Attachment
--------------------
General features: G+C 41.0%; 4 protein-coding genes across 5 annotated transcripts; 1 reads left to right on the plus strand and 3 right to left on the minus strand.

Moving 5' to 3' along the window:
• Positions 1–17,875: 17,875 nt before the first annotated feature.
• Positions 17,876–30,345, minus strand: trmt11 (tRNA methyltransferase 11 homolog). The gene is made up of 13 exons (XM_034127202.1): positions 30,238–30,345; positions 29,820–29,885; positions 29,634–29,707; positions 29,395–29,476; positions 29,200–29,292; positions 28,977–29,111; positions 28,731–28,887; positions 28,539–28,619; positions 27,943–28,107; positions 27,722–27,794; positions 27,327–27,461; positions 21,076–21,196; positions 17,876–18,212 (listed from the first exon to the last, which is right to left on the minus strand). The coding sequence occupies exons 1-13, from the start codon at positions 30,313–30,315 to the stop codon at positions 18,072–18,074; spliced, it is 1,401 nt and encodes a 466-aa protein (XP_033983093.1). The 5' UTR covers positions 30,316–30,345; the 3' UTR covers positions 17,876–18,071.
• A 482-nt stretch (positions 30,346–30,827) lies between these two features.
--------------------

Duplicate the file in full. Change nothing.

General features: G+C 41.0%; 4 protein-coding genes across 5 annotated transcripts; 1 reads left to right on the plus strand and 3 right to left on the minus strand.

Moving 5' to 3' along the window:
• Positions 1–17,875: 17,875 nt before the first annotated feature.
• Positions 17,876–30,345, minus strand: trmt11 (tRNA methyltransferase 11 homolog). The gene is made up of 13 exons (XM_034127202.1): positions 30,238–30,345; positions 29,820–29,885; positions 29,634–29,707; positions 29,395–29,476; positions 29,200–29,292; positions 28,977–29,111; positions 28,731–28,887; positions 28,539–28,619; positions 27,943–28,107; positions 27,722–27,794; positions 27,327–27,461; positions 21,076–21,196; positions 17,876–18,212 (listed from the first exon to the last, which is right to left on the minus strand). The coding sequence occupies exons 1-13, from the start codon at positions 30,313–30,315 to the stop codon at positions 18,072–18,074; spliced, it is 1,401 nt and encodes a 466-aa protein (XP_033983093.1). The 5' UTR covers positions 30,316–30,345; the 3' UTR covers positions 17,876–18,071.
• A 482-nt stretch (positions 30,346–30,827) lies between these two features.